‘Minority Report’ laws could mean jail before you break the law

24th Jan 2018

People could be jailed for crimes before they have had the chance to actually break the law under proposed Commonwealth national security reforms, the Australian Lawyers Alliance (ALA) said today.

The Federal Government is seeking to amend the National Security Legislation Amendment (Espionage and Foreign Interference) Bill 2017 by dramatically broadening espionage and secrecy laws. The Parliamentary Joint Committee on Intelligence and Security is conducting an inquiry into the proposed Bill.

ALA spokesperson and barrister Greg Barns said that the Bill seeks to expand preparatory offences, which would include engaging in conduct with the intention of preparing for or planning an offence under the Bill.

“The Commonwealth’s bid to extend preparatory offences continues a dangerous trend of criminalising activities prior to the commission of an offence,” Mr Barns said.

“The criminalisation of preparatory offences has traditionally been dealt with very carefully, because people can always change their mind before committing the actual offence.”

“If someone is to be convicted of attempting to commit a crime under the current law, the offence must be imminent: the chance that they will change their mind must be almost non-existent.

“Under this Bill, merely having an intention to prepare for or plan an offence can mean you are guilty and can be sentenced to up to 15 years in prison,” Mr Barns said.

“Expanding these types of preparatory offences risks imprisoning people who would not in fact have actually gone through and committed a crime,” Mr Barns said.

“This would undoubtedly add additional pressure to our already-overstretched prison system, and tear families apart needlessly.”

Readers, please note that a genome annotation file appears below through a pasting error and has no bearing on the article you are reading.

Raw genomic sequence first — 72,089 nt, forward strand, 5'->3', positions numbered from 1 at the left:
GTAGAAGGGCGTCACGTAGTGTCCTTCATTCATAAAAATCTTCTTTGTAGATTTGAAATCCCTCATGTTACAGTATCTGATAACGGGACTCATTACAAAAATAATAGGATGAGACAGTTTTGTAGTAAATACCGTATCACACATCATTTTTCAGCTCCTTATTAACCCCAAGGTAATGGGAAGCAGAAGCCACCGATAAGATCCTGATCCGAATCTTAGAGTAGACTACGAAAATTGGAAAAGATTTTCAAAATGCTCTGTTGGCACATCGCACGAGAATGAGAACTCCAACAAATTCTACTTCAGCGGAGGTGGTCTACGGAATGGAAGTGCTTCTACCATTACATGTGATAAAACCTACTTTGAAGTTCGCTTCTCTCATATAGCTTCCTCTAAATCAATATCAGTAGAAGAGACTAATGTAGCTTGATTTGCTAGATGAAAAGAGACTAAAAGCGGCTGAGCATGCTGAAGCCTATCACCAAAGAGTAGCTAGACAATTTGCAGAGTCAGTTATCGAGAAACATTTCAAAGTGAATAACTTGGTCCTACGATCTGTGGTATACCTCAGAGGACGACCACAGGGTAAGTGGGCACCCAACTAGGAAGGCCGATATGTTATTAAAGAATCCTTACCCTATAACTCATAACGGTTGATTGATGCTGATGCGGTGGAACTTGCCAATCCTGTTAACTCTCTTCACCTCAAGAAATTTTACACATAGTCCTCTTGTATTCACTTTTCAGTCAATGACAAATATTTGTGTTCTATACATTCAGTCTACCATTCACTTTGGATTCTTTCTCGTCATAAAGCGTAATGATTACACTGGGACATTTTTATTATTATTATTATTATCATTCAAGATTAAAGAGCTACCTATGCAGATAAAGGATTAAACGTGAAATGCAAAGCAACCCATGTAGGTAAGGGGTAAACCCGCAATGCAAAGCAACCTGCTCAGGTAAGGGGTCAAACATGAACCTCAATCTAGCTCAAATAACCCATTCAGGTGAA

Mr Barns said the reforms also seek to dramatically expand the definition of national security, making it an offence to deal with information that relates to Australia’s political relations with other countries. He said doing so could mean that person is guilty of espionage.

“For example, revelations regarding former Senator Sam Dastyari’s alleged inappropriate dealings with Chinese political donors may have impacted on Australia’s political relations with China. If the person who revealed that information was reckless as to that outcome, they could be convicted of espionage,” Mr Barns said.

“However, this revelation was essential for protecting Australia’s interests, by revealing potentially inappropriate influence being exercised between a foreign government and a member of the Australian Parliament.”

“It should not be possible for these laws to be used to protect politicians from embarrassment, or to prevent revelations of illegal or unethical behaviour, but as they are currently drafted they will be able to do just that,” Mr Barns said.

“These reforms will potentially severely limit the voices that will able to be heard in policy debates,” Mr Barns said.

“We live in an increasingly globalised world. While we do need to protect ourselves from foreign interference, these laws go much further than that by limiting the ability of all kinds of international organisations, which have no political affiliation, from providing their insights.”

Mr Barns said that ultimately these proposed legislative reforms could conflict with the freedom of political communication and stifle national debate, a freedom that the High Court has acknowledged as being a necessary foundation for a thriving democracy.

“However, for such a finding to be made by the courts, someone would need to demonstrate standing, which is most easily done if they are prosecuted under the law in question,” Mr Barns said.

“Given existing espionage and secrecy laws are rarely used, it is possible that, if passed, this Bill may have a chilling effect on debate for many years, even if it is ultimately found to be unconstitutional.”

“There is significant public interest in having an open government,” Mr Barns said. “All information about and by government should be available to the public by default, unless a clear reason for its secrecy exists.”

The ALA’s submission to the Inquiry can be read here.

Tags: police powers